Russia moves to create own international court to try Ukrainians

Russian plans to bring more than 200 Ukrainians to trial for crimes against humanity before an international court it is in the process of creating.

The Head of the Russian Investigative Committee, Alexander Bastrykin said such a tribunal would be under the leadership of a partner organisation of Russia.

He said Bolivia, Iran and Syria, among others, have expressed interest in participating in the tribunal.

Bastrykin added that there are investigations against British, U.S., Canadian, Dutch and Georgian citizens for mercenary activities.

“They are accused of fighting on Ukraine’s side.

“Two Britons and a Moroccan have already been sentenced to death by pro-Russian separatists in Donetsk.

“The appeal proceedings are still ongoing.”

Russia, however, is facing more than 1,300 criminal proceedings against some 400 people at the International Criminal Court (ICC) for alleged war crimes committed against the civilian population in Ukraine.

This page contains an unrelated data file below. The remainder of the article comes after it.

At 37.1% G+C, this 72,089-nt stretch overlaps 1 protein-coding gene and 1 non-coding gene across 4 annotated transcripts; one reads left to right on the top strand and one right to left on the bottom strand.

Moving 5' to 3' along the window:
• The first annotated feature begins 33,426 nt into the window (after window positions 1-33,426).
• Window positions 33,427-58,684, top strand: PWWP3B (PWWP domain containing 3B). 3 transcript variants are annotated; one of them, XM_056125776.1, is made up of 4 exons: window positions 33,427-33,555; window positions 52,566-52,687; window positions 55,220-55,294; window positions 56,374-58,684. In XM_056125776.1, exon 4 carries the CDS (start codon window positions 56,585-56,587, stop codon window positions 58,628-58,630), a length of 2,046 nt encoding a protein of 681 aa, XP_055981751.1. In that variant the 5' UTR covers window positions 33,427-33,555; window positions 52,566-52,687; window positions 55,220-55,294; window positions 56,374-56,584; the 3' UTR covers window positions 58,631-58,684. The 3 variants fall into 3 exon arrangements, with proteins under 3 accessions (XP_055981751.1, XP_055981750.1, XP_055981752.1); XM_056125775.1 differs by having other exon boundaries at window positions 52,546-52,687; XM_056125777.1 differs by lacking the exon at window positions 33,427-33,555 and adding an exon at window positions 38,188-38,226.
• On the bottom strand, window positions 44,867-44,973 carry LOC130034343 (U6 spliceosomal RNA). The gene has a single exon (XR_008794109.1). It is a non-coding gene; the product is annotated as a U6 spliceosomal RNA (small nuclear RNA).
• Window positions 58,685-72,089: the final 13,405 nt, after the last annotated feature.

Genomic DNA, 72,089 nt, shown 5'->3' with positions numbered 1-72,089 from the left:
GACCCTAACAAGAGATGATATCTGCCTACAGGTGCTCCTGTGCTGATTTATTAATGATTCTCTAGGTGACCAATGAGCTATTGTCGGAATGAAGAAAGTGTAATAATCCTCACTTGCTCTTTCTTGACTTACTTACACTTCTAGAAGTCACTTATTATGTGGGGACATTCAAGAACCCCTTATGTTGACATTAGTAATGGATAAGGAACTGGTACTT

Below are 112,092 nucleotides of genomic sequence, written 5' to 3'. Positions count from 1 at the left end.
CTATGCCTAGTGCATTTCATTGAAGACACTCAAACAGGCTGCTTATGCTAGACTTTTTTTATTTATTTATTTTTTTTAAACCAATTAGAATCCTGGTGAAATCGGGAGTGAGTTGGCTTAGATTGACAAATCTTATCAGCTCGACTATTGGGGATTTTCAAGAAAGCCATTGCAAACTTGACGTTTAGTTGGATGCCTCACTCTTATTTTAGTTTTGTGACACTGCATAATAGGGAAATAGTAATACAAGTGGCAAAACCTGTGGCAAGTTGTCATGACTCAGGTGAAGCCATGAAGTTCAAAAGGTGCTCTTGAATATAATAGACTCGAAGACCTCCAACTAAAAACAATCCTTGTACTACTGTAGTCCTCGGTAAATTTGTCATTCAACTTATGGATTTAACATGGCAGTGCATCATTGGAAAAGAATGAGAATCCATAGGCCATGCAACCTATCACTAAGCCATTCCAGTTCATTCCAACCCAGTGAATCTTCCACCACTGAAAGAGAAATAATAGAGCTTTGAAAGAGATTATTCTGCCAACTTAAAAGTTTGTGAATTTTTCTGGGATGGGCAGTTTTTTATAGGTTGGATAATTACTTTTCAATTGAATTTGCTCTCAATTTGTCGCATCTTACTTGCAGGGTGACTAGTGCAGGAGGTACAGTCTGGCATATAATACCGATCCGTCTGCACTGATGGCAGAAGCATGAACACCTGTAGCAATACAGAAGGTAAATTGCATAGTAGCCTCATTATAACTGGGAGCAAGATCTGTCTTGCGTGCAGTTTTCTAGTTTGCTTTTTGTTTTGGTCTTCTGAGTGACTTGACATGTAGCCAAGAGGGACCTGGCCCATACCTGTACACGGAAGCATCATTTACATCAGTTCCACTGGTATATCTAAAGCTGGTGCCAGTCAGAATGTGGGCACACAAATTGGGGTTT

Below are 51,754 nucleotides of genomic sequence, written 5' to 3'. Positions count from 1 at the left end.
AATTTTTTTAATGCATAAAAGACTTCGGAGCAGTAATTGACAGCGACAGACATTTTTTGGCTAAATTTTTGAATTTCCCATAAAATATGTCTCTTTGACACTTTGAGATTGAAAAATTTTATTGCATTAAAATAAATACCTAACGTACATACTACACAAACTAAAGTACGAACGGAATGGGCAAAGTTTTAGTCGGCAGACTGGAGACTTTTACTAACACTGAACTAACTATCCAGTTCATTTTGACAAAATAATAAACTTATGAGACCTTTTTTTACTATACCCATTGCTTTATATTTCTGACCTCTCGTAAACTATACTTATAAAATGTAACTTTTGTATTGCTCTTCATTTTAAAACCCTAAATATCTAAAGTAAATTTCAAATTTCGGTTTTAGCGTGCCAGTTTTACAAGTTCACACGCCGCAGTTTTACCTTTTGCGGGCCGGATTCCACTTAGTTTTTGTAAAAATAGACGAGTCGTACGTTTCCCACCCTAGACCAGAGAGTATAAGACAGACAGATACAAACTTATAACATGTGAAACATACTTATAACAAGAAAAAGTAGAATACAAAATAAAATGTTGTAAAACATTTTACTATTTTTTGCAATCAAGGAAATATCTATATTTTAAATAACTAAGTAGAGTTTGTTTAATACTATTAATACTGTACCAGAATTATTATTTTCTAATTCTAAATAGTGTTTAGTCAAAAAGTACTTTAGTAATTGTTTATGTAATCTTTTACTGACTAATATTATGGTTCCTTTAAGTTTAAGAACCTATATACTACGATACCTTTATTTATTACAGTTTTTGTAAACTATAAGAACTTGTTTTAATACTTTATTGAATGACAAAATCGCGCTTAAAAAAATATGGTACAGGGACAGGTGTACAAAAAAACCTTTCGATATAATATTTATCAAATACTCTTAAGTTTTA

In preliminary investigations, some 220 people were convicted of crimes against humanity.

On the ground, Russian troops made further assault attempts on the Slovyansk-Kramatorsk conurbation in the eastern Donetsk region, according to the Ukrainian General Staff.

He said most attacks were repelled.

In the south, the general staff reported heavy artillery battles and Russian air strikes in Kherson.

The information could not be independently verified.

The British intelligence said that in addition to its “well documented personnel problems, Russia likely continues to struggle to extract and repair the thousands of combat vehicles which have been damaged in action in Ukraine.”

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